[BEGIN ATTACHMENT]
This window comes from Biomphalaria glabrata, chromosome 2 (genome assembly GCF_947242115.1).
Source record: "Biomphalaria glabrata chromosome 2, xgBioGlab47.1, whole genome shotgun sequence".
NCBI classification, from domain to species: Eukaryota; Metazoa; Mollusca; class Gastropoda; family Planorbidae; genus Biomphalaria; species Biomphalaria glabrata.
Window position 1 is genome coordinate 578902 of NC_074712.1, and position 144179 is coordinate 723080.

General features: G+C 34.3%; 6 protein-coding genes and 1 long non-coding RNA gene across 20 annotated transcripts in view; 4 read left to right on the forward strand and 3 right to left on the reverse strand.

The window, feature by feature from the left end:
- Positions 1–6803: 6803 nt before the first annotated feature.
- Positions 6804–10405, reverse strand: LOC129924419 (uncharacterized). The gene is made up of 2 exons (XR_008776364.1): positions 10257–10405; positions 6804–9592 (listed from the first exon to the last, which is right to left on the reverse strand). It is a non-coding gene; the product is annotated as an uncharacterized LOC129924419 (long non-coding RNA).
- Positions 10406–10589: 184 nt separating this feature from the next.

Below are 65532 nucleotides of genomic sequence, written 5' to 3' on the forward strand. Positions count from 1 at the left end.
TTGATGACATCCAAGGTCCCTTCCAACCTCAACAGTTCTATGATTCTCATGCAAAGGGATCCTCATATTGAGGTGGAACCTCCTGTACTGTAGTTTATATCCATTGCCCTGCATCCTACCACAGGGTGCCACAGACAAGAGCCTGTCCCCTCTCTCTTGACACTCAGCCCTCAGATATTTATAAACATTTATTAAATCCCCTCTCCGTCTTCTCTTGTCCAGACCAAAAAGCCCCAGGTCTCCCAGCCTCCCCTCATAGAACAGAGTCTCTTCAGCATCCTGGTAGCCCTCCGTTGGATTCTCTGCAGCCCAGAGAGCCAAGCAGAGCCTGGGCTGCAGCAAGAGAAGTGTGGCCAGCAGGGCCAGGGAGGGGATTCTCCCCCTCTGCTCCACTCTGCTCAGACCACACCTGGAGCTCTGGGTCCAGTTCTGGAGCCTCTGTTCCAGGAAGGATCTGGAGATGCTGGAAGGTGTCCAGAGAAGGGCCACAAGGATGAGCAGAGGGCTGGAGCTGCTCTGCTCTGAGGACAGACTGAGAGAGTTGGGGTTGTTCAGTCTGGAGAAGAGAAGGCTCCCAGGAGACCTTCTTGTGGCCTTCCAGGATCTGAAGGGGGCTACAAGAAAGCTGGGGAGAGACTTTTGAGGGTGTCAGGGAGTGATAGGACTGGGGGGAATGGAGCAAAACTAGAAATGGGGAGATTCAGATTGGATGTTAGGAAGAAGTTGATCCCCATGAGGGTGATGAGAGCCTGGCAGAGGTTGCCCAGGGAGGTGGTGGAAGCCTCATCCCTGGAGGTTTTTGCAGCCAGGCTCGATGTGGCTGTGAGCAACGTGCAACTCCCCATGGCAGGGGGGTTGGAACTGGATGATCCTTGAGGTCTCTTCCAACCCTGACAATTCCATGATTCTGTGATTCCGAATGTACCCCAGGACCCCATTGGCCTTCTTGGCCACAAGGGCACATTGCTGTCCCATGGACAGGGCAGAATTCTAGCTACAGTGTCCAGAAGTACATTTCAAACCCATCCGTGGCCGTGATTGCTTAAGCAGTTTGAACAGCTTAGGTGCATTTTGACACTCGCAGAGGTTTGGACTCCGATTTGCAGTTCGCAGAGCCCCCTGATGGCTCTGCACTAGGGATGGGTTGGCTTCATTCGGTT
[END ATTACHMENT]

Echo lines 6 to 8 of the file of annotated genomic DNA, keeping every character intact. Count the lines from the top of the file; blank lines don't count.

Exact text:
The window, feature by feature from the left end:
- Positions 1–6803: 6803 nt before the first annotated feature.
- Positions 6804–10405, reverse strand: LOC129924419 (uncharacterized). The gene is made up of 2 exons (XR_008776364.1): positions 10257–10405; positions 6804–9592 (listed from the first exon to the last, which is right to left on the reverse strand). It is a non-coding gene; the product is annotated as an uncharacterized LOC129924419 (long non-coding RNA).